Looking somewhat taken aback, he answered it. "Hello? Hello!" Jo tried not to let on how amused she was. "Who is this? …How did you get this number? …No. No, I'm afraid that's impossible. This is a toy phone. …Of course I'm serious! It's not even attached to anything." The Doctor picked up the base and examined it. "It's got wheels and a face. Frankly, it's the happiest telephone I've ever seen. Now what about you? …Don't take that tone with me. I'm not the one communicating though children's toys. …Well, I don't care what galaxy you're from, I'm afraid you'll have to wait. I'm already busy with one-hello? Hello?" He replaced the receiver. "They hung up," he said as he handed the phone back to Jeffery. "Let me know if they call back. There's a good lad."

He'd spoken with such conviction that for a few moments, Jo and Benton had seriously started to worry that some sort of alien intelligence had taken over the play phone. It was only when the Doctor winked at them that they realised it was all an act.

Shortly afterward, the Brigadier strode up out of the fog. "Doctor!" he exclaimed, "There you are. I think we've located the cause of the explosions. Six unidentifiable machines on the perimeter of the village, possibly alien in origin. What do you make of it?"

"Hullo!" Jeffery said cheerfully, waving the phone at him. He arched an eyebrow at the small child.

"I think it's for you, sir," said Benton.

The Brigadier answered the phone. "Hello? Yes. …oh, is it now? …I see." He passed the receiver to Benton. "You'd better handle this, Sergeant. Now, Doctor-"

"I've already figured out who's behind all this, Brigadier."

"Oh?"

"He's an old friend of ours. I'll give you three guesses…"


Jo would have been surprised to find out that for once, it wasn't the Master. As it was, her reaction was more along the lines of "What, again?"

The whole thing had been an experiment in isolating small sections of the population at a time, keeping them a few seconds out of sync with the rest of the world. Eventually, this technology could be developed to control whole countries at a time. However, due to predictable interference (i.e., the Doctor) the Master's plans had gone awry. Fortunately for him, he still had one more trick up his sleeve.

"One step closer, Doctor, and you'll be seeing a lot less of Miss Grant," he said, pointing the TCE at Jo.

They'd ended up in an abandoned warehouse. Currently, it was a stalemate. The Doctor could either step forward and deactivate the machine, saving millions, or back off and not risk the life of his companion. Jo was standing too far away for the Doctor to reach, and had no nearby cover. The Master was far enough away that he'd be able to shoot both of them before they'd ever reach him. But the Master couldn't move forward, for it would only increase the odds of the Doctor being able to subdue him, and there was no backing away and simply leaving- once he no longer had a clear shot at Jo, he'd be apprehended quickly.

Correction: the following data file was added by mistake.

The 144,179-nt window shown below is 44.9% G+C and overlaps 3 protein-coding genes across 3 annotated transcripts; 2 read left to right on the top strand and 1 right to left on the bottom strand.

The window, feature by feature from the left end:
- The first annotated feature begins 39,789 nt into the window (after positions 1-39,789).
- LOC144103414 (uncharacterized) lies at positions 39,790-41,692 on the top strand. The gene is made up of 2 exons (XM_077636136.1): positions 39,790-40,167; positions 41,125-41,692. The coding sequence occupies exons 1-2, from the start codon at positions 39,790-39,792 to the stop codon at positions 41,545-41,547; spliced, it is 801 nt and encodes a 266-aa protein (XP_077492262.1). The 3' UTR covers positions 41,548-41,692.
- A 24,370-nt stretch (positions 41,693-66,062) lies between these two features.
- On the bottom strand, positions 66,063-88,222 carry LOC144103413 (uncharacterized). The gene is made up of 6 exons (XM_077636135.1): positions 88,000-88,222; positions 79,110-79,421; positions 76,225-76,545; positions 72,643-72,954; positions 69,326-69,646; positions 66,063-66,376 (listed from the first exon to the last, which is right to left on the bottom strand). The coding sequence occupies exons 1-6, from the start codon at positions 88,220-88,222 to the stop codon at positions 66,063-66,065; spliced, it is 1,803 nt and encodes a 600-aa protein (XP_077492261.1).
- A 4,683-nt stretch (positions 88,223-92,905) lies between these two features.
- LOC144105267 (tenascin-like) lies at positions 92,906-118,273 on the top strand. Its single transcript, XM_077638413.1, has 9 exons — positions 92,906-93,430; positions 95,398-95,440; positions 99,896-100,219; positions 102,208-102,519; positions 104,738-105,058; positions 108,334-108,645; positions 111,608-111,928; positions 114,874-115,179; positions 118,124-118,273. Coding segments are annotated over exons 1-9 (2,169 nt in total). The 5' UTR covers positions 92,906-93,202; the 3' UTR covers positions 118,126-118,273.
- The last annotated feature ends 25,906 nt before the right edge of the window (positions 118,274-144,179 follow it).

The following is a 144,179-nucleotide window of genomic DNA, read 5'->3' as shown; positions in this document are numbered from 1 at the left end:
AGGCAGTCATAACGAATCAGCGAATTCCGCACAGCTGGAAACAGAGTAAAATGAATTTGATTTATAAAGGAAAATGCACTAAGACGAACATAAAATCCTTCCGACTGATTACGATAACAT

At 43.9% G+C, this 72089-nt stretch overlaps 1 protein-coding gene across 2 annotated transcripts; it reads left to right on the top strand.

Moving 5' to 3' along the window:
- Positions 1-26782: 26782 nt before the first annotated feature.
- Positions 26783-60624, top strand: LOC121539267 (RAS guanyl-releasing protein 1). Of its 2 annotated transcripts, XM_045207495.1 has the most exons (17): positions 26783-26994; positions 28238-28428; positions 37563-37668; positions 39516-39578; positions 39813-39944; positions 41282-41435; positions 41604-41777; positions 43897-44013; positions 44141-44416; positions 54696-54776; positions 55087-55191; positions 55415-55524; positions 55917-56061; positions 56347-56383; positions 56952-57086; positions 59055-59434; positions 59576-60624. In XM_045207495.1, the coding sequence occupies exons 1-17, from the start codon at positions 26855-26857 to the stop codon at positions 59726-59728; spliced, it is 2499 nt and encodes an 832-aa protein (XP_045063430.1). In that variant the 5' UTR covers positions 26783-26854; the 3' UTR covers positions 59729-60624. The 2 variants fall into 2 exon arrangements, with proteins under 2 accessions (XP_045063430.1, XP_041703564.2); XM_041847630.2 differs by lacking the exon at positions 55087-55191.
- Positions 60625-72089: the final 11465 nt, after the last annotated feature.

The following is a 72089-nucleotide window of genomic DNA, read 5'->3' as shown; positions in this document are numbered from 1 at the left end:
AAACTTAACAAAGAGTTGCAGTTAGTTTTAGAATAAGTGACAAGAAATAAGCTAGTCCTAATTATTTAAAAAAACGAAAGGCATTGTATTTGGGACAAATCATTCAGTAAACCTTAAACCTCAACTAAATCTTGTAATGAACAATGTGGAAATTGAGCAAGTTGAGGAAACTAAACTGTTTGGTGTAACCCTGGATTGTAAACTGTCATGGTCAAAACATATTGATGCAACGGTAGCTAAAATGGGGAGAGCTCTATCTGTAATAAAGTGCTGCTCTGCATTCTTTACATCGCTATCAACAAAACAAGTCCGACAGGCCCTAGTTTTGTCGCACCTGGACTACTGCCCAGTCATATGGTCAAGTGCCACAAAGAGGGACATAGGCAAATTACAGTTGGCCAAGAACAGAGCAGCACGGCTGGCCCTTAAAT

There was a moment of silence as each party considered their options.

The silence was broken by tiny footsteps. Jo gasped, eyes wide, as she saw somebody approaching; somebody who was supposed to have been waiting in the car.

Oblivious to the tension in the room, completely unaware of what was at stake, Jeffery toddled right up to the Master and poked him in the leg with the toy phone.

"Hullo!"

The Master glanced down and gave the boy an appraising look. With a quick nod at Jo, the Doctor tried to take advantage of this distraction by rushing him. They'd barely taken two steps before the Master looked back up and aimed the TCE at Jeffery. "One more step!" he warned.

"You wouldn't!" cried Jo.

The Master chuckled. "Don't underestimate me, Miss Grant. You and the Doctor step back, or you'll find out exactly how far I'm willing to go."

They complied. Jeffery poked at the dial, then offered the receiver again.

"Hullo!"

A few seconds ticked by in heavy silence.

Then the Master answered the phone.

"Hello?" he said smoothly, holding the base in one hand and cradling the receiver on his shoulder. "Well, this is a pleasant surprise. …Yes, I have time to talk. …Really? Remarkable… I was just telling the Doctor the same thing. What's that? …Why, certainly. He's right here." Shrugging the receiver back onto the base, he said, "Oh, Doctor?"

"What?"

"It's for you."

With that, the Master chucked the play phone at the Doctor's head and ran like hell.


"At least you were able to disarm it in time," said Jo as she adjusted the bandage that was holding a slice of raw meat over the Doctor's eye.

"Hmmph."

They were back in his laboratory. Jeffery had been reunited with his parents several hours ago, the villagers had started returning to their homes, and the Master had gotten away once again. The Doctor was still fuming about being knocked out by a chatter phone. Oh, the bruises on his face would heal quickly enough, Jo thought, but the bruise to his ego might take a while.

"At least that's the worst long-distance call you'll ever get."

"Jo!"